Following WhatsApp's transition to encrypted messages, Facebook rolls out Secret Conversations to protect users' privacy.
Following WhatsApp Facebook started testing Secret Conversations on Messenger in July 2016. In its official announcement, Facebook declared: “ ... we are starting to test the ability to create one-to-one secret conversations in Messenger that will be end-to-end encrypted and which can only be read on one device of the person you’re communicating with. That means the messages are intended just for you and the other person – not anyone else, including us. Within a secret conversation, you can also choose to set a timer to control the length of time each message you send remains visible within the conversation. Our technology uses the Signal Protocol developed by Open Whisper Systems.”
Technically speaking, Secret Conversations provide end-to-end encryption. The Messenger Secret Conversations Technical Whitepaper explains the concept in more detail: “Secret Conversations relies upon the Signal Protocol. Messenger uses Signal Protocol’s implementation as available in the opensource libsignal-protocol-java and libsignal-protocol-c libraries for Android and iOS respectively.”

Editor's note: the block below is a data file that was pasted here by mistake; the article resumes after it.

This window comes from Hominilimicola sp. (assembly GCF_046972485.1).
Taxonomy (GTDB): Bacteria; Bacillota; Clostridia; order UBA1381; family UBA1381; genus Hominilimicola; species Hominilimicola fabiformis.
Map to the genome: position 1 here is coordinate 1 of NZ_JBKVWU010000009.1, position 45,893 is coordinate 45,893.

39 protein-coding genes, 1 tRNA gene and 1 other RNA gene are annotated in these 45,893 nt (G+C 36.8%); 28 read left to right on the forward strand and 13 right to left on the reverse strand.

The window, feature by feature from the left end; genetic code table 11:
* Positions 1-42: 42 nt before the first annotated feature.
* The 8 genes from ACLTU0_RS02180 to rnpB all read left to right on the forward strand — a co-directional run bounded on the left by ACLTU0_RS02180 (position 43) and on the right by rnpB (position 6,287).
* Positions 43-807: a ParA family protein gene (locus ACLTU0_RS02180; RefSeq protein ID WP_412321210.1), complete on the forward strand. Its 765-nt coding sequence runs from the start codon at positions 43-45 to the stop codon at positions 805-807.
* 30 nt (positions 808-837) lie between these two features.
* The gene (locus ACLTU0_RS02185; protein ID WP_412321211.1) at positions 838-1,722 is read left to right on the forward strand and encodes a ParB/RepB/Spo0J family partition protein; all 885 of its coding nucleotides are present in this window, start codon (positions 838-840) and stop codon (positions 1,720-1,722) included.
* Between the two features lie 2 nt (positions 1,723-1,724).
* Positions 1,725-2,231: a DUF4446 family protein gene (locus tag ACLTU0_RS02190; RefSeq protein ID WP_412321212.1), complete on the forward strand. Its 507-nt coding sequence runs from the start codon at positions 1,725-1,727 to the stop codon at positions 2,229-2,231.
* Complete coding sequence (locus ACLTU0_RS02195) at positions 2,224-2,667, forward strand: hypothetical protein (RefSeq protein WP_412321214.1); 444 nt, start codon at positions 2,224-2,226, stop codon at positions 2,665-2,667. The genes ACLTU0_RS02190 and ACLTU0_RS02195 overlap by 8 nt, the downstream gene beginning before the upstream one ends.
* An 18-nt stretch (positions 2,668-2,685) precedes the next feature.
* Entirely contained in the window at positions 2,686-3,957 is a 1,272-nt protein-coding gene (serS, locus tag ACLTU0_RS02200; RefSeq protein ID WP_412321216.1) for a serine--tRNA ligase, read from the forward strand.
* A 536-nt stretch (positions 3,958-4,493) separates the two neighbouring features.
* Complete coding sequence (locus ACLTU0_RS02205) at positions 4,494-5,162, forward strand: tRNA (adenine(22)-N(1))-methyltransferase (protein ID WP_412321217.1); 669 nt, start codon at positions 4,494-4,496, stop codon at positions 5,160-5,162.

A secret conversation is available only on Messenger for Android and iOS users. That means that you won’t see them on your desktop when you are logged in to your Facebook account. Currently, you can send text, photo and stickers in secret conversations. Videos, payments, GIFs, group chats and voice calls are not yet available in the Secret Mode. To start an end-to-end encrypted conversation, open your Messenger and follow these steps:
Secret Conversation for iOS
For even more security, encrypt your entire connection with Avast SecureLine VPN. (You can try it for free.)
Image source: Facebook newsroom
The social media giant claimed in 2016 that it would stop importing user contacts, but the practice has continued since then with no opportunity for users to opt out.
The fake Nike offer scamming users on Facebook is just one example of this growing cybercrime.